We hold U.S. and foreign patents for our drug candidates that expire from 2020 to 2030. We hold U.S. patents for Archexin, RX-3117 and Supinoxin. We also hold multiple foreign patents for Archexin, RX-3117, and Supinoxin.  Additional U.S. and foreign patent applications related to Archexin, RX-3117, Supinoxin, and RX-21101 are pending.
 
In 2014, we were granted a U.S. patent for a novel targeted cancer drug delivery platform, and multiple foreign patents for novel anti-tumor isoquinolinamine compounds.
 
In February 2005, we in-licensed the intellectual property rights to Zoraxel and Serdaxin from Revaax Pharmaceuticals, LLC (“Revaax”).  Under the agreement with Revaax, we obtained exclusive rights to four U.S. and several foreign patents related to Serdaxin and to two U.S. patents related to Zoraxel.  We also have rights to additional pending U.S. and foreign patent applications related to Zoraxel and Serdaxin.  See “Collaboration and License Arrangements” below for additional information.
 
Collaboration and License Arrangements

We have numerous collaborative research and development relationships with universities, research institutions pharmaceutical companies and other organizations.

The University of Maryland Baltimore (“UMB”)

On February 1, 2007, we entered into a Maryland Industrial Partnership Agreement with UMB to collaborate with and sponsor the joint development of polymer-drug conjugates for the targeted delivery of cancer drugs.  Intellectual property made or developed under this agreement is jointly owned by us and UMB.

In July 2013, we entered into an exclusive license agreement with UMB for a novel drug delivery platform, Nano-Polymer-Drug Conjugate Systems.  This platform combines existing chemotherapeutic agents with a proprietary polymer carrier that contains a signaling moiety to direct the agents into a tumor.  RX-21101 is our first drug candidate utilizing this platform and is a conjugated form of docetaxel, a common chemotherapy agent.  This agreement requires us to make payments to UMB if RX-21101 or any other products developed from the licensed delivery platform achieve development milestones.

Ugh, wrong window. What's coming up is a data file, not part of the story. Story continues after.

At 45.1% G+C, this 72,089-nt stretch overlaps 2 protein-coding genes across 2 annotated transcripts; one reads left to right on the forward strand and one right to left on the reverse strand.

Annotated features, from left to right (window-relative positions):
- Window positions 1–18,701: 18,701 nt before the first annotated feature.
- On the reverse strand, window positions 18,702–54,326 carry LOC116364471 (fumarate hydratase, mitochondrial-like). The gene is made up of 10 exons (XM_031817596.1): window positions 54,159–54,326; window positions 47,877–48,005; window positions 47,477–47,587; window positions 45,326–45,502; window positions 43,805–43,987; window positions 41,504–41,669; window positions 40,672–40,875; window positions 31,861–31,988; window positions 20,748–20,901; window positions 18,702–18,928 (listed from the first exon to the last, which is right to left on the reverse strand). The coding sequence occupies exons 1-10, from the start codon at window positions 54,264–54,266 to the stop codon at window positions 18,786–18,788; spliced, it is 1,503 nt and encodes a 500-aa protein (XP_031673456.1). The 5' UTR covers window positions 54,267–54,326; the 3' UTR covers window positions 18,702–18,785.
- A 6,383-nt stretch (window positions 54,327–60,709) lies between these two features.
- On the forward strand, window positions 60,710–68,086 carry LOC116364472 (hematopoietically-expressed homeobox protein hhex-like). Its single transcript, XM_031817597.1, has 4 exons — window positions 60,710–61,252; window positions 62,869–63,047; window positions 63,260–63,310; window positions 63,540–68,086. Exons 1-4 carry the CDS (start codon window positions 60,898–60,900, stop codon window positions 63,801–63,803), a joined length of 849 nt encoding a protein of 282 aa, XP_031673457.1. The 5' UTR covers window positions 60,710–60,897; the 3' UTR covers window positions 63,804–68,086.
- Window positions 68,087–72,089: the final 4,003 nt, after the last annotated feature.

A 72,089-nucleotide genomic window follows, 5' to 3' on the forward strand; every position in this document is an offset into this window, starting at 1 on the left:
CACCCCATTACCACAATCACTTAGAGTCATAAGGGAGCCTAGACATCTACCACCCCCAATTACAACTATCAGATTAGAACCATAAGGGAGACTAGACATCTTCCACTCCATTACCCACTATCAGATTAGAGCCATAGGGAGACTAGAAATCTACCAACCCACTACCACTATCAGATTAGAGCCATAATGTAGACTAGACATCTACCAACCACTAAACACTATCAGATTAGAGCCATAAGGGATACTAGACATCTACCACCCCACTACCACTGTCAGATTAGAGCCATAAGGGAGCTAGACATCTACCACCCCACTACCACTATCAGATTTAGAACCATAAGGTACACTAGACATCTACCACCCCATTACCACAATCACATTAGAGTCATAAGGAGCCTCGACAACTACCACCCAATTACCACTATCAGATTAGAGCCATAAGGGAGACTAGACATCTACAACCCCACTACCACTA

Ohio State University

In October 2013, we entered into an exclusive license agreement with the Ohio State Innovation Foundation, an affiliate of the Ohio State University, for a novel oligonucleotide drug delivery platform, Lipid-Coated Albumin Nanoparticle (“LCAN”).  The LCAN platform incorporates both cationic lipid and cationized albumin that can form an electrostatic complex with oligonucleotides and be co-encapsulated by lipids.  Archexin-Nano is our first drug candidate to be developed with this platform. The agreement requires us to make payments to the Ohio State if any products from the licensed delivery platform achieve development milestones.
 
Korea Research Institute of Chemical Technology (“KRICT”)

On June 22, 2009, we entered into a license agreement with KRICT to acquire all intellectual property related to Quinoxaline-Piperazine derivatives, which includes Supinoxin.  We paid an initial license fee of $100,000 in July 2009, and will pay $1,000,000 to KRICT upon marketing approval from the FDA for the first commercial product stemming from the agreement.
 
Rexgene Biotech Co., Ltd. (“Rexgene”)
 
On February 6, 2003, we entered into a research collaboration agreement with Rexgene, which is engaged in the development of pharmaceutical products in Asia. Rexgene has agreed to assist us with the research, development and clinical trials necessary for registration of Archexin in Asia.  Under the agreement, Rexgene has exclusive rights to license, sublicense, make, have made, use, sell and import Archexin in Asia. In accordance with the agreement, Rexgene paid the us a one-time fee of $1,500,000 in 2003. Rexgene also agreed to pay us a royalty fee of 3% of net sales of licensed products related to Archexin in all countries in Asia by Rexgene or any sublicensee of Rexgene.
 
The agreement expires upon the last to expire of all U.S. and foreign patents presently or in the future issued that cover Archexin, or, if no licensed patent is issued, within 20 years from the date of execution of the agreement. A breach of the agreement by either party give the non-breaching party the right to terminate the agreement upon 90 days written notice of termination specifying the obligations breached, provided that within said 90 days the breaching party does not remedy the breach.
 
Revaax Pharmaceuticals LLC (“Revaax”)

On February 10, 2005, we in-licensed on an exclusive basis, with the right to sublicense, all of the IP of Revaax with respect to certain chemical structures that have demonstrated in pre-clinical research the potential to treat certain behavioral disorders, such as anxiety, depression and cognitive disorders (the “Licensed Products”), which includes four patents and multiple patent applications.  This intellectual property was used to develop Serdaxin and Zoraxel.  This agreement expires upon the expiration of the royalty term for all Licensed Products in all countries, which is no earlier than August 2020 and could extend to August 2024.